Soldiers clash with Redshirt protesters at Democracy Monument on 10 April 2010.

BANGKOK — Families of those who died when the military attempted to retake an area occupied by Redshirt demonstrators eight years ago will rally there today.

The victims’ families and their supporters will gather at 7pm at the Democracy Monument, the scene of bloody clashes that left 27 people dead, mostly civilians, in April 2010. Organizer Phayaw Akkahad said she has not informed the authorities because she does not consider it to be a political assembly.

“On this important day, people who suffered from the losses caused by security forces cannot forget what happened,” said Phayaw, whose daughter was killed in the 2010 violence. “It’s inevitable that families of the victims will gather there and observe the occasion.”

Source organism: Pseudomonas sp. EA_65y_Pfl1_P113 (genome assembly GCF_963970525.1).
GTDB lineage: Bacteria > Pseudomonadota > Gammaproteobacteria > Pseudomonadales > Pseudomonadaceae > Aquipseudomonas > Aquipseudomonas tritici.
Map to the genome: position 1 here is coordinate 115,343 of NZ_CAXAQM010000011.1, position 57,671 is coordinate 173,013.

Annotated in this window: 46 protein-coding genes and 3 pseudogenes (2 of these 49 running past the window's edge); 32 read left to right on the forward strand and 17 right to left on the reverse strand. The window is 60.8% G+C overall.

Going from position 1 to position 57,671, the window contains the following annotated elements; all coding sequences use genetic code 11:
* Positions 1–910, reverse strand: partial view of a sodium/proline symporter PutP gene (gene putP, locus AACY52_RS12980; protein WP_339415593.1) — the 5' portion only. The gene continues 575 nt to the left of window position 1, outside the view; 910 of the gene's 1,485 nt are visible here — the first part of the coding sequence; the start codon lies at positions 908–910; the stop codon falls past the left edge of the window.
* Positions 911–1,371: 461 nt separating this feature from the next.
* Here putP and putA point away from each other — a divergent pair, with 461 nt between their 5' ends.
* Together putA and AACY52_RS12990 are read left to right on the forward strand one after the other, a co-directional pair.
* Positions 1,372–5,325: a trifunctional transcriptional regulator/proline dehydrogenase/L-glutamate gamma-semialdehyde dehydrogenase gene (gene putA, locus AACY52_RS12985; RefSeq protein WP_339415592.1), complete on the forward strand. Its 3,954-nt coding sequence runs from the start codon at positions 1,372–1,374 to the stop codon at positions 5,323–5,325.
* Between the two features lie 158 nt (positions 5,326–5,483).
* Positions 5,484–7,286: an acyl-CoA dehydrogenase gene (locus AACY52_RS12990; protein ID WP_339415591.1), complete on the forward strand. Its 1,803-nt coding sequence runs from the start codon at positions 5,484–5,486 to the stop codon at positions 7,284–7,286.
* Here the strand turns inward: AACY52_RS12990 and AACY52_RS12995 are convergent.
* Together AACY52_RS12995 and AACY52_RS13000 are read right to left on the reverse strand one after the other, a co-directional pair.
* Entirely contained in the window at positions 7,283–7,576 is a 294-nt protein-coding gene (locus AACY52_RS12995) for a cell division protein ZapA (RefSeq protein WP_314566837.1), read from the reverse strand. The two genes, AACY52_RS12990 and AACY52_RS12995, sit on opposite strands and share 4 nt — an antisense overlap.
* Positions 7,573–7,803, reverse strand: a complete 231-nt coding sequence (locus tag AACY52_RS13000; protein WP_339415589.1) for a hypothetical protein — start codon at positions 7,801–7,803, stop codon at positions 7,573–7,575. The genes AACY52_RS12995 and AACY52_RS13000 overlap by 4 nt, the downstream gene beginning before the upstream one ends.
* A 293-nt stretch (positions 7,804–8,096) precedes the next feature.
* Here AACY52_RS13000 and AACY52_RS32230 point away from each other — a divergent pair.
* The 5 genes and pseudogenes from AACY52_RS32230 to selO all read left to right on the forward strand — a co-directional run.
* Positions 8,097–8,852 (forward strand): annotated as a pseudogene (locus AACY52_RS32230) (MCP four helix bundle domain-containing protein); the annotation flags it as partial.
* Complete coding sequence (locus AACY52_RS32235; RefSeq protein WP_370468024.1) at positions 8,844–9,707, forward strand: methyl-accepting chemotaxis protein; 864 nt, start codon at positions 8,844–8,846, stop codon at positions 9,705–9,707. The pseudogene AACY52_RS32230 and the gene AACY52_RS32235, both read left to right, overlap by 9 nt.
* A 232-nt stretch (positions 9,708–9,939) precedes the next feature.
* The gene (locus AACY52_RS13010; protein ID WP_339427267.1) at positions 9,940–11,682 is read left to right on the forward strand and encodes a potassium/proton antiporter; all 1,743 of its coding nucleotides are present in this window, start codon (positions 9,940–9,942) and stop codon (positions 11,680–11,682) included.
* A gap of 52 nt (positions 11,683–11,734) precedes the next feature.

Public assemblies remain banned under the junta. Regime spokesman Winthai Suvaree said he hasn’t been informed about Phayaw’s rally, but suggested the matter would be handled by local police.


Phayaw said she and other victim families will also discuss pushing the national anti-graft agency to consider taking up murder charges against government leaders who ordered the crackdown. The charges against former prime minister Abhisit Vejjajiva, his deputy and the army chief at the time were dropped in 2015.

The April crackdown was followed by a larger military operation a month later to clear out a large Redshirt encampment downtown. Nearly 90 people died in the two months of unrest, including demonstrators, soldiers, rescue workers and two foreign journalists.